"Manufacturing improved slightly in March as the PMI reflected growth for the second consecutive month. The New Orders and Production Indexes advanced while the Employment and Inventories Indexes declined. A positive for March is the Customers' Inventories Index (falling below 50 percent after five consecutive months above the breakeven line), which is a possible indication that manufacturers' inventories are nearing satisfactory levels. On the negative side, prices appear to be surging for certain commodities in the face of slower growth."
Here is an important section from the report, titled "What respondent's are saying:
* "Slowdown evident, could be based on inventory in the channel." (Computer & Electronic Products)
* "Industry preparing customers for price increases related to corn/grain cost increases." (Food, Beverage & Tobacco Products)
* "Raw material cost soared due to the largest one-month price increase for ferrous scrap since September of 2005." (Primary Metals)
* "General business conditions show significant signs of slowing in the manufacturing sector." (Transportation Equipment)
* "Business is slowing, but we are slightly ahead of last year's sales. We are projecting a flat year in sales for 2007." (Furniture & Related Products)
First of all, this report casts serious doubt on the large increase in the NAPM Chicago last week. This report indicates that number was probably off and will be revised downward.
Also notice the anecdotal evidence from the report. The general consensus is business is slowing. And the fact that agricultural prices are increasing at a time when gas is already higher that year-ago levels does not bode well for inflation and interest rate policy.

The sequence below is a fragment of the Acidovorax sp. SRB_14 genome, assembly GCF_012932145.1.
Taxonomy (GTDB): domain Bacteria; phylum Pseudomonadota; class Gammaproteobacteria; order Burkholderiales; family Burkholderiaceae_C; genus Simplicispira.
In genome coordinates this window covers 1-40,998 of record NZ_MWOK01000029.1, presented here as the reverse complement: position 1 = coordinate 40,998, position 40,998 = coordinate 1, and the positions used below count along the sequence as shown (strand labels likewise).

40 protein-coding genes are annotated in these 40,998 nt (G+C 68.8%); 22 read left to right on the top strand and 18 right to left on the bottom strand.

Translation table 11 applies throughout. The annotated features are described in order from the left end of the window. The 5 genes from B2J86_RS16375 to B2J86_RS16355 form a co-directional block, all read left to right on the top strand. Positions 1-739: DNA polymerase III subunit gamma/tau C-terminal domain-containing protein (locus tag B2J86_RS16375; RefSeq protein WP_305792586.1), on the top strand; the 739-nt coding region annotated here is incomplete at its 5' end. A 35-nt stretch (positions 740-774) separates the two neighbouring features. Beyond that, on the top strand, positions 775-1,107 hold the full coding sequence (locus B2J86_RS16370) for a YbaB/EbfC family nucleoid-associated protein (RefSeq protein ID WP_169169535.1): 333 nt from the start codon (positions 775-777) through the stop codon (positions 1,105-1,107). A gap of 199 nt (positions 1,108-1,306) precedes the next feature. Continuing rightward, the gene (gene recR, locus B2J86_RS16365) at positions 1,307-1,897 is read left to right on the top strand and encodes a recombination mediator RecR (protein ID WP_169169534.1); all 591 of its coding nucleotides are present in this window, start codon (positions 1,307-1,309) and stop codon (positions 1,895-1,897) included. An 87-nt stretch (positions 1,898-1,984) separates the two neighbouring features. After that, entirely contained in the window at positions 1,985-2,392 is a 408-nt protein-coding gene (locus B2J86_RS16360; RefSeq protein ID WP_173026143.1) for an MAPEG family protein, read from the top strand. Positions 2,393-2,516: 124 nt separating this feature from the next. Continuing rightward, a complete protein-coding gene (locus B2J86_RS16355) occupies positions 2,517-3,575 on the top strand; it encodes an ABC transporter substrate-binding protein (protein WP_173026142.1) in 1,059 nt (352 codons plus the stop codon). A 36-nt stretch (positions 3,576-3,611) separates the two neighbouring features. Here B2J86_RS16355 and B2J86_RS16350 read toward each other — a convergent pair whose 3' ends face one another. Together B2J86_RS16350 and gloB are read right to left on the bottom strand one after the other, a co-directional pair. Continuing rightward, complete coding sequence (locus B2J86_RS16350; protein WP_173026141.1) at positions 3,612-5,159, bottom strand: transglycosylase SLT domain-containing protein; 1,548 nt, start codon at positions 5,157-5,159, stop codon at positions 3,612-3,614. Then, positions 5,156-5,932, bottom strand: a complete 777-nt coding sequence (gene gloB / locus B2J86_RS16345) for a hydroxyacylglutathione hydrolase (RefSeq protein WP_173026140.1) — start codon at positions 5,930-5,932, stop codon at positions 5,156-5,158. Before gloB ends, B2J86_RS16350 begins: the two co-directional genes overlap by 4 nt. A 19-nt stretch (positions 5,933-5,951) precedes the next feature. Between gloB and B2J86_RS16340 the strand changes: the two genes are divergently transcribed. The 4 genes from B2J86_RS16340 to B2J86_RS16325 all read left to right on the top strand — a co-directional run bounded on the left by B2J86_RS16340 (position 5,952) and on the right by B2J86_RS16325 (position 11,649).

Here's how Bloomberg reported the news:
Manufacturing growth in the U.S. slowed in March and an index of costs rose to the highest since August as weakness in auto demand and a slump in housing restrained production, an industry report said.
The Institute for Supply Management's manufacturing index fell to 50.9 from 52.3 in February. Readings of more than 50 signal expansion.
Businesses are holding back on investment in capital equipment and are sitting on stockpiles of unsold goods, government reports last week indicated. That's keeping a lid on production growth at companies such as Siemens Energy & Automation, a Georgia-based supplier of equipment to builders and manufacturers
Rising inventories are also a growing concern. As businesses have more stuff on hand, they will decrease their purchases of more raw materials to make stuff. Increasing inventories were a prime reason for the upward revision for 4th quarter GDP, which signals slower growth ahead.
Reuters adds the following:
An index of U.S. manufacturing grew at a slower pace in March than in February, with the inflation component showing a jump and employment contracting, according to a survey published on Monday.
Now we add contracting employment to the mix of slower growth and higher prices.